BY Louisa Elderton in Reviews | 12 OCT 16
Featured in
Issue 183

Cerith Wyn Evans

Galerie Neu, Berlin, Germany

BY Louisa Elderton in Reviews | 12 OCT 16

With this exhibition, Cerith Wyn Evans throws both himself and the viewer into a beautiful free fall. Forget how you think this might look – let’s say, a mass of confused imagery flying past your discombobulated body – and instead envisage an experience of clean certitude: bold lines, crisp light and minimalist planes. The artist has acknowledged his indebtedness to both Eric Alliez’s The Brain-Eye (2007), a post-phenomenological study of painting and its ‘hallucinatory sensation’, and Hito Steyerl’s 2011 essay, ‘In Free Fall: A Thought Experiment on Vertical Perspective’. Steyerl argues that, today, linear perspective has been supplemented by other types of vision (such as the aerial views of Google Maps), twisting and multiplying traditional modes of seeing. For Steyerl, there is a politics of verticality: surveillance technology is ‘an intensified class war from above […] a proxy perspective that projects delusions of stability, safety and extreme mastery’.

Cerith Wyn Evans, 2016, exhibition view, Galerie Neu, Berlin. Courtesy: the artist and Galerie Neu, Berlin

Originally conceived as a site-specific work for Wyn Evans’s show at the Serpentine Sackler Gallery, Neon ‘Once more …’ After J.M. (‘The Changing Light at Sandover’) (2014) feels seamless in its second presentation here, suspended to create a horizon line across two walls. A sterile white light so bright that, at times, you have to squint, the neon delineates a poetic description of the world as a ‘gassy expansion […] peppered by black holes’. Its title pays homage to American poet James Merrill’s epic poem inspired by Ouija-board séances. (Wyn Evans is known for his interest in language and perception, often reformulating structures of communication; past works have reconfigured lights to render texts in Morse code, for example.) The Ouija-board, with its unpredictable, meandering pointer, epitomizes nonlinearity.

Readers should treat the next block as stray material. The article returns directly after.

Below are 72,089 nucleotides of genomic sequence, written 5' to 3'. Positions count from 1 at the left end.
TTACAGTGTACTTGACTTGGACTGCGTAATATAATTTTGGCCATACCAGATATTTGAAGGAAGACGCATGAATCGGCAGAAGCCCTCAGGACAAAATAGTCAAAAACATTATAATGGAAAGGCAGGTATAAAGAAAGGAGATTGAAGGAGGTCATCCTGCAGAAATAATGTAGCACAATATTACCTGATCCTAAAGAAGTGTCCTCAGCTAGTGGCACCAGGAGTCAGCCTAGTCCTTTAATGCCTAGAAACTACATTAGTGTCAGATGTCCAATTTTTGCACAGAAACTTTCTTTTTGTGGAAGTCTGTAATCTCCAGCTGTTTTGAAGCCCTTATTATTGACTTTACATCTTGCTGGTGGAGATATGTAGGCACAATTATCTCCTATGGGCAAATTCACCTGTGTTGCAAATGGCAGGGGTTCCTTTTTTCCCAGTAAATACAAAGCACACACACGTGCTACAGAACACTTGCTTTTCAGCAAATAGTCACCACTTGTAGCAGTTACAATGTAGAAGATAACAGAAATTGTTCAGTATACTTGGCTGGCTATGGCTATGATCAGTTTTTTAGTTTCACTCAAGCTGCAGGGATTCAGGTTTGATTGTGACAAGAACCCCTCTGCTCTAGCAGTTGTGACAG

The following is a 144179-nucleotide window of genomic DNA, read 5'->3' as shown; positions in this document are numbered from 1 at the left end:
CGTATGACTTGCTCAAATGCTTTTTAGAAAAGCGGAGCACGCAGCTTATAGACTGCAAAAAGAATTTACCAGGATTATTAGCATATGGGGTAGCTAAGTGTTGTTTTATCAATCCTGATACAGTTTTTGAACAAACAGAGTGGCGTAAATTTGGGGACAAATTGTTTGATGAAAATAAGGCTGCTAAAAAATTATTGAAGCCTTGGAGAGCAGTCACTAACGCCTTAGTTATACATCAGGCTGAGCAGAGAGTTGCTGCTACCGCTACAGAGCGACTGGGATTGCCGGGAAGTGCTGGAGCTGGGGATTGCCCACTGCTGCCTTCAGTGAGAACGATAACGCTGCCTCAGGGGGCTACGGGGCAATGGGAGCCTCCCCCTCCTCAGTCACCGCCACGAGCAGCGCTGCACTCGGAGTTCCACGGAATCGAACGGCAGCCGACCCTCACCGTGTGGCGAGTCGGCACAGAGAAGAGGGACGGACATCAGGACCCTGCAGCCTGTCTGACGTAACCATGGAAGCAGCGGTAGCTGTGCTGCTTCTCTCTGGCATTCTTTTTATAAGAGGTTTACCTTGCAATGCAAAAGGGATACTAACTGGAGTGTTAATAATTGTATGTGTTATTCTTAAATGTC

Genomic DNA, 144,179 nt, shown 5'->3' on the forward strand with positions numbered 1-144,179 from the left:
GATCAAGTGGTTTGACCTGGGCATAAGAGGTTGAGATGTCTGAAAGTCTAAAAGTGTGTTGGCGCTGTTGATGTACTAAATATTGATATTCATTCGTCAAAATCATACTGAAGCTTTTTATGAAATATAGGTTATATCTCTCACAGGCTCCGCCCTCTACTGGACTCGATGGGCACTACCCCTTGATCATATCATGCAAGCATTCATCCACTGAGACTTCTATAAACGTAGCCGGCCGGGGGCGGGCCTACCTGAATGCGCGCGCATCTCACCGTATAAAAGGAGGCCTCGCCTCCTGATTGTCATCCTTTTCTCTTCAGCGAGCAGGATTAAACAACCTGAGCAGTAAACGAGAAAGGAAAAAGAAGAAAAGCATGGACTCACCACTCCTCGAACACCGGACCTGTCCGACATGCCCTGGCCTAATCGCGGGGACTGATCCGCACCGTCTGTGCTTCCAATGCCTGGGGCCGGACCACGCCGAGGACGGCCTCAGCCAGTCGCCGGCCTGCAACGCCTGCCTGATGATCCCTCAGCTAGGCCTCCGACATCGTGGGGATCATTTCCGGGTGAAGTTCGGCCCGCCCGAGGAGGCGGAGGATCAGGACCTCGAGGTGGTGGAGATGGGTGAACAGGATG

Fragments of this neon are reflected in the five-channel audio installation ‘E=L=A=P=S=E’ in Glass with Sound (2016): 11 panes of toughened low-iron glass suspended from stainless-steel cables in a figure of eight in the middle of the gallery. (It’s no coincidence that this is the symbol for infinity: anti-linear, without start or finish.) Within these
windowpanes, letters are reversed as in a mirror, reflected words layered upon one another to create poetic amalgams, transforming Wyn Evans’s neon into a broken horizon line fragmented in space. 

View from Cerith Wyn Evans, 2016, Galerie Neu, Berlin. Courtesy: the artist and Galerie Neu, Berlin

As I wove my body (itself reflected) between the panels, a chorus of ambient noise was emitted, powered by tiny speakers embedded into each sheet of glass. Recalling birdsong, piano notes (another work upstairs features the artist’s own piano compositions), breezes and gentle tapping, these are actually recordings of stars – the symphony of the universe. Wyn Evans not only breaks the linear horizon, he provides an overview of the entire curved universe using the sound of stars – which, billions of years old, also embody a vast expanse of time.

Another neon in the entrance hall, ‘L=U=M=E=N’ After H.D. (2016) celebrates the artist Hanne Darboven – reproducing, in her scrawled handwriting, a mirror image of the German word heute (today). Darboven’s linear constructions of numbers (which she described as a form of writing) offer an orderly system by which to represent time as the continuous flux of life; here, Wyn Evans’s work operates similarly.

Cerith Wyn Evans, 2016, exhibition view, Galerie Neu, Berlin. Courtesy: the artist and Galerie Neu, Berlin

This exhibition comes hot on the heels of the 9th Berlin Biennale, in which artists who typically sit under the post-internet umbrella explored the conditions of a contemporary world dominated by capital, commerce and the vertical logic discussed by Steyerl. Wyn Evans’s presentation feels complex and sophisticated by contrast. He uses a minimalist vocabulary to render our social atomization in physical form – divided by the glass screens that mediate our lives – without assaulting the senses with impersonation or pastiche. 

 Louisa Elderton is a Berlin-based writer and editor. She is currently the Managing Editor of ICI Berlin Press, and was formerly the Curatorial Editor at Gropius Bau and Editor-in-Chief of Side Magazine at Bergen Assembly.